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Doxie portable scanner

Forget the cute name and the little pink hearts on the front of this ultraportable scanner; Doxie will win your affection because of its simplicity and cloud connection.Scan into the cloud with DoxieUnlike many portable scanner, the Doxie doesn't need a power supply, just the USB cable that connects it to your Mac or PC; that and the exceptionally light weight make it truly portable (and it's easy to tuck away on the shelf and grab when you need it in the office).

Forget the cute name and the little pink hearts on the front of this ultraportable scanner; Doxie will win your affection because of its simplicity and cloud connection. Scan into the cloud with Doxie

Unlike many portable scanner, the Doxie doesn't need a power supply, just the USB cable that connects it to your Mac or PC; that and the exceptionally light weight make it truly portable (and it's easy to tuck away on the shelf and grab when you need it in the office). It also comes with a protective case, which keeps the scanning head clean, but there's no CD in the box. Instead you download the Doxie software from the Web (Windows and Mac OS should install the driver automatically). The software and setup are equally simple; because Doxie just forwards your documents to applications or cloud services rather than cluttering your system up with extra tools, there's very little to it.

The Doxie software is simple to the point of being twee; you can switch to a plainer interface

Helpful touches include two calibration sheets (in case you lose one) and two carriers for scanning small, fragile documents (or scraps of paper with torn edges that might get caught in the scanner); that also helps keep small scans straight rather than skewed. The straight through scanning path won't bend photos either. Less helpful is the fact that pressing the scanning button doesn't start the Doxie software, so you have to leave it running or start it first (although if you don't install the Doxie software, pressing the button will start the Windows Fax and Scan utility, but then you don't get the option to scan straight to cloud services).

Scanning a single monochrome page like a credit card statement takes about ten seconds; a colour photo at 30dpi takes about 25 seconds. There are no paper guides and we had to keep small pieces of paper and very glossy images straight by hand to avoid the scans coming out skewed. You have to run both sides of a page through by hand but you can scan multiple pages into the same document. And of course you can only scan sheets of paper, not books or magazines (unless you're prepared to tear the pages out).

Once you're done scanning you can rotate the image if it's the wrong way round, save the image as a JPG, PNG, BMP or PDF if you need to edit it (there are no adjustment tools in the Doxie software, although you can set the overall contrast in advance), open it directly in a local application or upload it straight to a service like Google Docs or Twitter.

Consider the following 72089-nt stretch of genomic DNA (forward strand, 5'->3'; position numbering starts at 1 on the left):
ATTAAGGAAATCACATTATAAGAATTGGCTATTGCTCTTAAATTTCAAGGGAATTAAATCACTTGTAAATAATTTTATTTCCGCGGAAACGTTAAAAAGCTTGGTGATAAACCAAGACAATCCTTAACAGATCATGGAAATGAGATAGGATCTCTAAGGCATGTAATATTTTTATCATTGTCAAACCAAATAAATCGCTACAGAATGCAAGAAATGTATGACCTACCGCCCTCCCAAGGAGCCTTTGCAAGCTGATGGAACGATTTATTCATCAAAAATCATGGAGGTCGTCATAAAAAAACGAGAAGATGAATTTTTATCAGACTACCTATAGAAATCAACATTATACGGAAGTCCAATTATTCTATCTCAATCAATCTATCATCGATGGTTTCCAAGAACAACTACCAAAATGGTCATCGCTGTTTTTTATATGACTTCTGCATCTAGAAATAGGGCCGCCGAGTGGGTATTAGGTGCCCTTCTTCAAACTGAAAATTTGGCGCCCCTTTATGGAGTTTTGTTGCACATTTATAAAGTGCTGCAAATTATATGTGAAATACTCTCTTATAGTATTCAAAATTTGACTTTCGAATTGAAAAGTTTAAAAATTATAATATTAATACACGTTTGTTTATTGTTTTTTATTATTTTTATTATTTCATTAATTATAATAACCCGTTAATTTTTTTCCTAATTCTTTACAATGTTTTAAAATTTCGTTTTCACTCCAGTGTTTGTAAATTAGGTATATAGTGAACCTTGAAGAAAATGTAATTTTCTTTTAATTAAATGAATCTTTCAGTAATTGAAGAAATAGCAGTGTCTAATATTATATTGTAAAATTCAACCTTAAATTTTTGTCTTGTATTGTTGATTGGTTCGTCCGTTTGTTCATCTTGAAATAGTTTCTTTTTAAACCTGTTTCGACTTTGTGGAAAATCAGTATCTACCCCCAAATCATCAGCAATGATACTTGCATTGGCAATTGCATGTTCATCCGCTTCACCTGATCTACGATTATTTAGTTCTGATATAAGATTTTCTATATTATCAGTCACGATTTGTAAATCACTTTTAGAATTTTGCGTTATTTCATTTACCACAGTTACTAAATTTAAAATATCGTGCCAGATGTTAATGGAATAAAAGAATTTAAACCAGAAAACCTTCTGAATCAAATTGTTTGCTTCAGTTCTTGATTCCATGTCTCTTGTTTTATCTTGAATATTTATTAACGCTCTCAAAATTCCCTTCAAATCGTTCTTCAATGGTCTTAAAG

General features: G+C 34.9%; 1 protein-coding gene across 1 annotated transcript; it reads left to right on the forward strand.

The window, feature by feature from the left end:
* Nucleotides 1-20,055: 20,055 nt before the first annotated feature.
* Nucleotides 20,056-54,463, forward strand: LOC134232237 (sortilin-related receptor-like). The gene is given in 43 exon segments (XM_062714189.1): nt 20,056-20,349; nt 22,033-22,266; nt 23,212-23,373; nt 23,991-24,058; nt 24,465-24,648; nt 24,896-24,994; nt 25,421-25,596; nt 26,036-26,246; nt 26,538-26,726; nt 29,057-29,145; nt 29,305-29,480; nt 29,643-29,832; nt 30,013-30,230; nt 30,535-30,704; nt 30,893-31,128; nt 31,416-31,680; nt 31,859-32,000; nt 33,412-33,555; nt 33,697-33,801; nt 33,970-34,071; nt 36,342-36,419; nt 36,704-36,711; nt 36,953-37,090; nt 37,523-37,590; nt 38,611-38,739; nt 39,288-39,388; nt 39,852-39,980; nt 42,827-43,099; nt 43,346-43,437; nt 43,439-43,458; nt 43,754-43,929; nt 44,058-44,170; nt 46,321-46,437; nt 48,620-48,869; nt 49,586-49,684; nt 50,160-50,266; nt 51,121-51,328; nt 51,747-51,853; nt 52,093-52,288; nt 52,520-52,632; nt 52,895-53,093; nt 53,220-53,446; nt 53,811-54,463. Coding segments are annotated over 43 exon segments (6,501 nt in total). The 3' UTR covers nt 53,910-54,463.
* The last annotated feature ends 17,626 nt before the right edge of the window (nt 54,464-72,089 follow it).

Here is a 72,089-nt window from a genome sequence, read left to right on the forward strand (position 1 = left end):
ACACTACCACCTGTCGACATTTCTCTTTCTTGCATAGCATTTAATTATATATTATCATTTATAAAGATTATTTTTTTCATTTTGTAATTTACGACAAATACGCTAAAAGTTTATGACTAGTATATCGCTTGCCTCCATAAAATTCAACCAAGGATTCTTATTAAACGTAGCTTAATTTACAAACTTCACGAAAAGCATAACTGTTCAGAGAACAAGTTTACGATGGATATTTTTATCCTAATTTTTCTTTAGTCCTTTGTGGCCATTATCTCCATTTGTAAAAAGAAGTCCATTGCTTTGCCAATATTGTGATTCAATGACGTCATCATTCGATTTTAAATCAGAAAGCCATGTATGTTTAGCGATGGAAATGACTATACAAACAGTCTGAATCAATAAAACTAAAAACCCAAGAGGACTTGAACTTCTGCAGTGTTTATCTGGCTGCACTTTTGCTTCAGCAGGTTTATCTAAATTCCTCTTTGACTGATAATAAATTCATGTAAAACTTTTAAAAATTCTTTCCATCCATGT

If you have iTunes installed, you can scan to your iPhone or iPad (via iBooks). There are some cloud services that you have to scan to via their local applications; so if you only use EverNote or Picasa on the Web, you can't scan into them until you install their apps. Similarly, you can scan into your local DropBox folder, but not straight to the DropBox service. The Doxie software automatically detected Adobe Reader and Paint as local apps (though not the apps associated with the PDF and PNG file types on the system); adding apps like Word or Windows Live PhotoGallery is simple; just navigate to the EXE from the Preferences window.

You can add as many apps as you like but you can't add additional cloud services yourself; for now the list is CloudApp, Google Docs, Flickr, Picnik, Scribd, Tumblr and Twitter. Scanning to Twitter uses the Doxie Cloud service, which also lets you upload documents to store, transfer between computers or share with friends for up to a year. With Google Docs you have the choice between uploading a PDF or using Google's 'experimental' OCR service (for single page documents only) which gives you the recognised document but not the original scan for reference. We couldn't get Google Docs to OCR any of our scanned pages, but that seems to be a problem with Google during our tests rather than Doxie.

Adding your cloud accounts to Doxie

There are upload tools for all these services (and more) individually but what's handy about Doxie is that it gives you the choice from one tool. The quality isn't as high as a dedicated photo scanner, but it's perfectly acceptable: check out this scan of one of our old holiday snaps that we scanned and tweeted. What we would like to see is a much longer list of services; Windows SkyDrive, Office Web Apps, SmugMug and Facebook would be on our list and most potential buyers will have a few favourites of their own. If the list keeps growing, Doxie will be a great way to get most of the paper off your desk.

Mary Branscombe